I used to share this thought, but have found through experience that the idea that slower top speed=faster isn’t necessarily true. My current belief is that you should optimize your acceleration by reducing the mass of the robot as much as possible, and as a last resort, adding more power. Limiting your top speed to improve your acceleration is a risky proposition at best. We geared our robot too low in 2012 (where conventional wisdom would say that you needed acceleration a lot more than speed), and we really found it limited our performance. Sure, we accelerated quick, but it took forever to go anywhere.

This offseason, we played with an approximately 90lb bot (not including bat and bumpers), and geared to go around 18fps with a WCP DS. Simply put, the acceleration and speed were fantastic, even compared to a bot only 30lbs heavier. 18fps adjusted was a good speed for short runs around defense too. We got heavy d played on us all through quals, and we only really started shifting in elims. That robot flew, and it was because it was light and we geared really fast.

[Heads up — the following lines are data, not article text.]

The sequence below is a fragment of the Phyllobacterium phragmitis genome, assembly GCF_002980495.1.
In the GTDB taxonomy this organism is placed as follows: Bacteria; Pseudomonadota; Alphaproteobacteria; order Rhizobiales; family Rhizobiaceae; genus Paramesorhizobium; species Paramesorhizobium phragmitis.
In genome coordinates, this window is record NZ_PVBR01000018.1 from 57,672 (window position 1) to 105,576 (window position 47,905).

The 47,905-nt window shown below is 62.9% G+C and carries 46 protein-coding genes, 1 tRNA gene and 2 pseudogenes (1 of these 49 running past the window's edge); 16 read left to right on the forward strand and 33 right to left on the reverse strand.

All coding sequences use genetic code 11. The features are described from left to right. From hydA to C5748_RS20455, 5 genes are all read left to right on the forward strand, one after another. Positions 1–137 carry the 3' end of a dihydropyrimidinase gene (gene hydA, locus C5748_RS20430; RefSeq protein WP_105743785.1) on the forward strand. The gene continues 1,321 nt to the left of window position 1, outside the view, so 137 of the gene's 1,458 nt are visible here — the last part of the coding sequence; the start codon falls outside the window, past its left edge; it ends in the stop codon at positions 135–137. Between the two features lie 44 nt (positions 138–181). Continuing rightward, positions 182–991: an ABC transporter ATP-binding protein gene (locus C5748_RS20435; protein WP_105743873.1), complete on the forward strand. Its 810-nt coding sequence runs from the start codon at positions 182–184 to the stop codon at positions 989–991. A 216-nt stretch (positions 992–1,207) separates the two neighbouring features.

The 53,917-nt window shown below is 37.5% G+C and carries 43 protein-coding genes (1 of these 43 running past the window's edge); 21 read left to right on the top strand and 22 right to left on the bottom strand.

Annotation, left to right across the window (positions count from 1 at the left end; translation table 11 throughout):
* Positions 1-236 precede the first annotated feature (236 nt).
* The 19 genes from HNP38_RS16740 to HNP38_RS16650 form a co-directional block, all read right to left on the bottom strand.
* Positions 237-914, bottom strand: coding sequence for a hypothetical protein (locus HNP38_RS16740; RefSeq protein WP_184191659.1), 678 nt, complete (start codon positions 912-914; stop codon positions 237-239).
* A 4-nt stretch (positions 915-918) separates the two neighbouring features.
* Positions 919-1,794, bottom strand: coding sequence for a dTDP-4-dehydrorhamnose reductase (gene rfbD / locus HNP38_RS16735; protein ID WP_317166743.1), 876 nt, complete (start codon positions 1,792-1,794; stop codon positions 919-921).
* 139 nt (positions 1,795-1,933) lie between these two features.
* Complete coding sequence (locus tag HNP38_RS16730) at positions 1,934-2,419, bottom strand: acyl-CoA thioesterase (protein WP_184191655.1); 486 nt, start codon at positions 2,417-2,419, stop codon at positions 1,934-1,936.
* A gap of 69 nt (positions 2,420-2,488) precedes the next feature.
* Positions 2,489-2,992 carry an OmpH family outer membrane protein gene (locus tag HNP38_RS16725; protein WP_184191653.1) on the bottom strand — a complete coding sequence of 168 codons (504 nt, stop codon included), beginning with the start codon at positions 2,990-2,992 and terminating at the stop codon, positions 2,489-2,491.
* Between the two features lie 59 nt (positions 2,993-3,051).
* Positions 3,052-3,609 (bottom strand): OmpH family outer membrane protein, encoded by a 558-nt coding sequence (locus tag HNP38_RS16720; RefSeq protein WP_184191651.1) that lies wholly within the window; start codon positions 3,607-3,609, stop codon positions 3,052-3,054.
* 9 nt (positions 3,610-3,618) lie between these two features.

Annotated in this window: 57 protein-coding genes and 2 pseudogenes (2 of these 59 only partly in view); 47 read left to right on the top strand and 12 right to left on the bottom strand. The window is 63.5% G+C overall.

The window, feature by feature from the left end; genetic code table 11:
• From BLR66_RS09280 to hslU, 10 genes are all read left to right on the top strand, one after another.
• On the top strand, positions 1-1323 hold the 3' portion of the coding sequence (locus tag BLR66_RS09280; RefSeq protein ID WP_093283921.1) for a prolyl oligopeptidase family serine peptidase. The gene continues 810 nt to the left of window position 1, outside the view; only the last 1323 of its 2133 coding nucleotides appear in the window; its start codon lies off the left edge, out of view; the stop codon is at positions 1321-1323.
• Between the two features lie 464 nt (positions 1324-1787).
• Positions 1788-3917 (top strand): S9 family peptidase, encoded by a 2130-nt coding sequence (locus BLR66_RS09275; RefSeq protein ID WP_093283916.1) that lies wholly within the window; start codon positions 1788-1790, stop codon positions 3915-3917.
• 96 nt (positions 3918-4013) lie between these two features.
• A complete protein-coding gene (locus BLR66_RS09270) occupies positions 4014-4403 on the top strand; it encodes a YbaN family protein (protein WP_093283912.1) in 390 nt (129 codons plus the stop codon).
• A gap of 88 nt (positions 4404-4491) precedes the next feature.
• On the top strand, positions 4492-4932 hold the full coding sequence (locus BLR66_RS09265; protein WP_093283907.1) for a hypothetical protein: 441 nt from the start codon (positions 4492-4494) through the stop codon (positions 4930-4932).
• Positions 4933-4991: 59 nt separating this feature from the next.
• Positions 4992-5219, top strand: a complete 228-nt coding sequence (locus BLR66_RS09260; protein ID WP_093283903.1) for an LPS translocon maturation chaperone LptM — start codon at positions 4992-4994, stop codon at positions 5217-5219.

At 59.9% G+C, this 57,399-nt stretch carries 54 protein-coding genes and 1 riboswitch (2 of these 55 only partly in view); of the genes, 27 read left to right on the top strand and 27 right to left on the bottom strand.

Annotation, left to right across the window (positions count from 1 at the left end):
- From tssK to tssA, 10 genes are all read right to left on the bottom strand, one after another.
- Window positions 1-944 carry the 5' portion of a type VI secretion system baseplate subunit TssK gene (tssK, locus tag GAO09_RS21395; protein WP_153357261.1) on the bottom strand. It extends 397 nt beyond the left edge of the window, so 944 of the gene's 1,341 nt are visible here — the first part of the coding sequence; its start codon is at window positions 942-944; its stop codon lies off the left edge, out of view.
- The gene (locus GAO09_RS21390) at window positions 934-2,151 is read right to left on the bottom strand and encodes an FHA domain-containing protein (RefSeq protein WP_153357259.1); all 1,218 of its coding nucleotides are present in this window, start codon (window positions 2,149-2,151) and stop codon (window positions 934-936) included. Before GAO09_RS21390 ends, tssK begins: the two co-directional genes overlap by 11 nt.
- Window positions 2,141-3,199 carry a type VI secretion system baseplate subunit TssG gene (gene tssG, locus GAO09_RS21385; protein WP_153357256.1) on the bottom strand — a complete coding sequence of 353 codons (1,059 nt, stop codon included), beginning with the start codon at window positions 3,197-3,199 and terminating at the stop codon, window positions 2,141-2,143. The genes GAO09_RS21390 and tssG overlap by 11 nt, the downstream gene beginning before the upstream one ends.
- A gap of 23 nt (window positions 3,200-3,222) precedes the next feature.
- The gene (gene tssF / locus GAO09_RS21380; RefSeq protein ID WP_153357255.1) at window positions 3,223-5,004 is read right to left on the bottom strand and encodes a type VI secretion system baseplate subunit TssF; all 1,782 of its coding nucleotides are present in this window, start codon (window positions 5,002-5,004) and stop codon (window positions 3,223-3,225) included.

My opinion tends to be that for robots with a decent center of gravity, speeds of 16+fps are reasonable for most games (with a shifter). Of course, others have different well supported ideas about the “best” top speed.

I agree with this thought. 6 motors is just so easy now, especially if they keep even half of the motors available. If you have the motors I see little reason in not going 6 motor drive.

Tripping the main breaker is a serious concern with a 6 CIM drive.